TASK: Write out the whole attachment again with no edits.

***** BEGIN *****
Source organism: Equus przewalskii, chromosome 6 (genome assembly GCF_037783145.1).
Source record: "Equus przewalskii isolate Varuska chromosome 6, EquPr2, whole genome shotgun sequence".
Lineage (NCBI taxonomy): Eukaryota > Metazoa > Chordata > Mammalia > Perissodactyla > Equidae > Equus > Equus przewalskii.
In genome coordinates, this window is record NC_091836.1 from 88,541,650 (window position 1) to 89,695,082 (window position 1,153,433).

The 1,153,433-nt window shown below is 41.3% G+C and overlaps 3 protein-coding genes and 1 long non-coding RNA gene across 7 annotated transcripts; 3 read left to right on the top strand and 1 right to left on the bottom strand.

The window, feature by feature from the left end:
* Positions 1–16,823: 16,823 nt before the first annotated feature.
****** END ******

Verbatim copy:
Source organism: Equus przewalskii, chromosome 6 (genome assembly GCF_037783145.1).
Source record: "Equus przewalskii isolate Varuska chromosome 6, EquPr2, whole genome shotgun sequence".
Lineage (NCBI taxonomy): Eukaryota > Metazoa > Chordata > Mammalia > Perissodactyla > Equidae > Equus > Equus przewalskii.
In genome coordinates, this window is record NC_091836.1 from 88,541,650 (window position 1) to 89,695,082 (window position 1,153,433).

The 1,153,433-nt window shown below is 41.3% G+C and overlaps 3 protein-coding genes and 1 long non-coding RNA gene across 7 annotated transcripts; 3 read left to right on the top strand and 1 right to left on the bottom strand.

The window, feature by feature from the left end:
* Positions 1–16,823: 16,823 nt before the first annotated feature.